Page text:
ABSTRACT: Sleep is involved in the regulation of major organ functions in the human body, and disruption of sleep potentially can elicit organ dysfunction. Obstructive sleep apnea (OSA) is the most prevalent sleep disorder of breathing in adults and children, and its manifestations reflect the interactions between intermittent hypoxia, intermittent hypercapnia, increased intra-thoracic pressure swings, and sleep fragmentation, as elicited by the episodic changes in upper airway resistance during sleep. The sympathetic nervous system is an important modulator of the cardiovascular, immune, endocrine and metabolic systems, and alterations in autonomic activity may lead to metabolic imbalance and organ dysfunction. Here we review how OSA and its constitutive components can lead to perturbation of the autonomic nervous system in general, and to altered regulation of catecholamines, both of which then playing an important role in some of the mechanisms underlying OSA-induced morbidities.Frontiers in Neurology 01/2012; 3:7. DOI:10.3389/fneur.2012.00007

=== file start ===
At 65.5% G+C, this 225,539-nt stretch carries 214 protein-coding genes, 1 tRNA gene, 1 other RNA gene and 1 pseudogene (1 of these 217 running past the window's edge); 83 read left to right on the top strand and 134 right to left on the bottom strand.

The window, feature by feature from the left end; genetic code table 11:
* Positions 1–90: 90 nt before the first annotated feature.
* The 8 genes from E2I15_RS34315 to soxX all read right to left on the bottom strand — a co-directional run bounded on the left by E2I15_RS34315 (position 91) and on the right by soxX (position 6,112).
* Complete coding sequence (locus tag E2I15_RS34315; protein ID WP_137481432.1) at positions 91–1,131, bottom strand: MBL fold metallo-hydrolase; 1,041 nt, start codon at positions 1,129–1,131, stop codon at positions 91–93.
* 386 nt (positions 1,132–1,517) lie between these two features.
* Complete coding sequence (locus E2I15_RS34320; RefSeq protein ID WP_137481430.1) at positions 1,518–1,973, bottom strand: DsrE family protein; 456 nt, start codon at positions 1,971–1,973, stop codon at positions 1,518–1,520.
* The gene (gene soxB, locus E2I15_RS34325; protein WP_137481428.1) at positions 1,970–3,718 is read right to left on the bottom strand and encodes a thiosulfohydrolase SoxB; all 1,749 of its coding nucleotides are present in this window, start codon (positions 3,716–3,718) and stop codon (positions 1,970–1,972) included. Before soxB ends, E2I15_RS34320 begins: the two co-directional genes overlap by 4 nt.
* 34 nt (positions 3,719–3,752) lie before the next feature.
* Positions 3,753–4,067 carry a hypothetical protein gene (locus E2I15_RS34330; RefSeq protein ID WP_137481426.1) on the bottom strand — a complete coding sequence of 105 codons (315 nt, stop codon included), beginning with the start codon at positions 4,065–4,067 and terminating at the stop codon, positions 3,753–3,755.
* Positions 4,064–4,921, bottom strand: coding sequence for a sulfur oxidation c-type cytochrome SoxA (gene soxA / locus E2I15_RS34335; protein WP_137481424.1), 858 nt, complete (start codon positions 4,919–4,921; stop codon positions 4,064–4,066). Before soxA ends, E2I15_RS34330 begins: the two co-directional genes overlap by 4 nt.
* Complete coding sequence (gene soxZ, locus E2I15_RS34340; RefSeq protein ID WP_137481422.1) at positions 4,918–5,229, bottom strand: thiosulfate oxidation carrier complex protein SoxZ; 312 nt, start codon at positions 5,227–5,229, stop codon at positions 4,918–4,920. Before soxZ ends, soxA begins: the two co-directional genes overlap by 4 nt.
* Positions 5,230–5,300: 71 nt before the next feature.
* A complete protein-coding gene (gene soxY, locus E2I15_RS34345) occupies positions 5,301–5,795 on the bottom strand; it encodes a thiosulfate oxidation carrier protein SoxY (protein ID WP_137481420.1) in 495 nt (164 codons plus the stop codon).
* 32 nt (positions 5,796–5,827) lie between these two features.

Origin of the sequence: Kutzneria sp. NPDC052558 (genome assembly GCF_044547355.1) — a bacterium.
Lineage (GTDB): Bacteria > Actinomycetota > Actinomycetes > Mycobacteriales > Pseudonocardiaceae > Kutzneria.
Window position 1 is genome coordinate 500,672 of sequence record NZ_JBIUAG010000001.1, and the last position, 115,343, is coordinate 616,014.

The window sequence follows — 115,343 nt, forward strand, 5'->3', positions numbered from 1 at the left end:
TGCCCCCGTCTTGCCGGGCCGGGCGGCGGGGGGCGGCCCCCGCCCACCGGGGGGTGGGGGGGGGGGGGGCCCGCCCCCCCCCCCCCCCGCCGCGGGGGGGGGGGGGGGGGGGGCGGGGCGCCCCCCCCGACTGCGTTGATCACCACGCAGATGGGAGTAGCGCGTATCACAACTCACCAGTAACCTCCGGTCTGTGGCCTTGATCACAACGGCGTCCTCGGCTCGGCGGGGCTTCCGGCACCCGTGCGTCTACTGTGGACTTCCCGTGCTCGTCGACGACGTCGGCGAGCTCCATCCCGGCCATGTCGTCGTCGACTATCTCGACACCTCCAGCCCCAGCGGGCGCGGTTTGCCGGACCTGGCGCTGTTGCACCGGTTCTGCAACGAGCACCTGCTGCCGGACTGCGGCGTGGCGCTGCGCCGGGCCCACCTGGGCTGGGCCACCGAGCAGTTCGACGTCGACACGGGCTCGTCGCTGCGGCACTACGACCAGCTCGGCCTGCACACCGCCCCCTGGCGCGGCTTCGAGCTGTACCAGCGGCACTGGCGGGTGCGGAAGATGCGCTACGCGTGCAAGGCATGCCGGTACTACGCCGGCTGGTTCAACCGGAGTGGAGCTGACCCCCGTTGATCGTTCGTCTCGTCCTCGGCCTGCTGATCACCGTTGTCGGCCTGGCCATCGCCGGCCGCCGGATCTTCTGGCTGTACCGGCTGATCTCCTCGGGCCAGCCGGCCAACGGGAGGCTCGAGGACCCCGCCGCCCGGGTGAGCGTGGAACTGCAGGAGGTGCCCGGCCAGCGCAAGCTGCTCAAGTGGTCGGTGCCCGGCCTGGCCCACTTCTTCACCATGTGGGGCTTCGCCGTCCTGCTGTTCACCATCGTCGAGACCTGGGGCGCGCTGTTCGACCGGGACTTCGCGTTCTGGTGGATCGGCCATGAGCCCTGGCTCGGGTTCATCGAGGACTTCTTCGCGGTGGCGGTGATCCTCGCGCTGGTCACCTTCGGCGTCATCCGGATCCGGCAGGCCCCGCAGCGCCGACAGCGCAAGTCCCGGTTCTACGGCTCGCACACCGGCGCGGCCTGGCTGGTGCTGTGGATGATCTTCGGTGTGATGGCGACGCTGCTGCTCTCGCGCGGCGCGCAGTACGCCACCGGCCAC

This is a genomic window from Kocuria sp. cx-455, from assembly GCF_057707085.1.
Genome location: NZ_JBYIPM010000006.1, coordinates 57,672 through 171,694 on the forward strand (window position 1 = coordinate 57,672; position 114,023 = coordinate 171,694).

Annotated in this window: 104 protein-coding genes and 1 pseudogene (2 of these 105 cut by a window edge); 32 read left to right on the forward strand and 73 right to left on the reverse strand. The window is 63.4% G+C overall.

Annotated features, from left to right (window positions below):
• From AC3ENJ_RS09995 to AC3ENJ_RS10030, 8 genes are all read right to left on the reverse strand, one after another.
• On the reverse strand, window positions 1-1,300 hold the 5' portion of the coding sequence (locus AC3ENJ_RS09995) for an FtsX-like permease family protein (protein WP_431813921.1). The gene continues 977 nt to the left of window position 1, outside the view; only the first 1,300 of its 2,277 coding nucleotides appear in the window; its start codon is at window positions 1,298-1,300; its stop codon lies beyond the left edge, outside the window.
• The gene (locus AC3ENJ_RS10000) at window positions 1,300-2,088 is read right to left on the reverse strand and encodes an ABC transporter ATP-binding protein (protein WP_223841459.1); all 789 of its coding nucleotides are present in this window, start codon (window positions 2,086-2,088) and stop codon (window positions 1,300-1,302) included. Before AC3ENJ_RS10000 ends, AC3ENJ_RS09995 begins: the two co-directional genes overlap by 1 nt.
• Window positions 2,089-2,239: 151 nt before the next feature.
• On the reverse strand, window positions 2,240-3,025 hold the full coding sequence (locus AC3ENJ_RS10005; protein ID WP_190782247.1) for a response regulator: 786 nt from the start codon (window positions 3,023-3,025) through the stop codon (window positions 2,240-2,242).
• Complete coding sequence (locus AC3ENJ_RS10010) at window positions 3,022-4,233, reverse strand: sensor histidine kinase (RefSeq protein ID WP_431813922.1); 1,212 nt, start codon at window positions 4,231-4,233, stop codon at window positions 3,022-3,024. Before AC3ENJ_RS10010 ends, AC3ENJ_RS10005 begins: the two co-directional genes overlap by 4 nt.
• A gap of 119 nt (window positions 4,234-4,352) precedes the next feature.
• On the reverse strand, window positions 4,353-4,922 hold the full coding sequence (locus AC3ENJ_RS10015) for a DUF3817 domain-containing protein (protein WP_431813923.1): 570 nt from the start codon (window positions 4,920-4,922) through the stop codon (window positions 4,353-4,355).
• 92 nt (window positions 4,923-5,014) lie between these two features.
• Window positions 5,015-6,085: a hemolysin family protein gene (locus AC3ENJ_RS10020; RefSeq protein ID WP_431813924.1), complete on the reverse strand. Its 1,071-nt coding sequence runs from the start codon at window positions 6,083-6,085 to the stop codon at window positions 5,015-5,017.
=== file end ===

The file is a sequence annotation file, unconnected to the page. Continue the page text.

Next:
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ABSTRACT: Background: Epworth Sleepiness Scale (EES) and Berlin Questionnaire (BQ) are widely used, short, self administered questionnaires for the screening of patients with sleep disordered breathing (SDB). Whereas the ESS is asking for symptoms of daytime sleepiness and fatigue only, the BQ asks for symptoms of snoring and apneas, daytime sleepiness and the risk factors of extreme obesity and high arterial blood pressure. Objective: We wanted to investigate the sensitivity and specificity of both questionnaires for the pretest probability of sleep disordered breathing in a group of patients with highly suspected SDB. Methods: 1085 consecutives patients of our sleeplaboratory were asked to answer the ESS and BQ parallel before testing (polysomnography/PSG). The questionnaire scores were compared with PSG-results. Results: 1. BQ showed positiv risk in 870/994 SDB patients (sensitivity 87.53 %) and negative risk in 52/86 non SDB patients (specificity 60.47 %); ESS in 605/983 (sensitivity 61.55 %) and in 42/84 (specificity 50.00 %). 2. False negative results were generated by the BQ in 124 out of 994 SDB cases (12.5 %) and by the ESS in 378 out of 983 (38.5 %). 3. Obesity was not a specific marker for SDB. Depending on stature and weight a Body Mass Index over 30 kg/m2 was defined as obesity. Only 51,5 % of all 999 SDB patients were obese. 4. As one more result, high blood pressure has not pointed at SDB. In our study 52.2 % of all SDB patients had no high blood pressure. Conclusions: In comparison between the BQ and the ESS, the BQ has shown a much higher sensitivity (87.53 %) and a higher specificity (60.47 %) than the ESS (sensitivity: 61.53 %, specificity: 50.00 %) regarding the pretest probability of this selected patient group. Neither the BMI nor high blood pressure seemed to be relevant in the diagnosis of SDB in our selected patient group. Based on these results the combination of irregular snoring and daytime sleepiness questioned by the BQ pre-defines SDB best.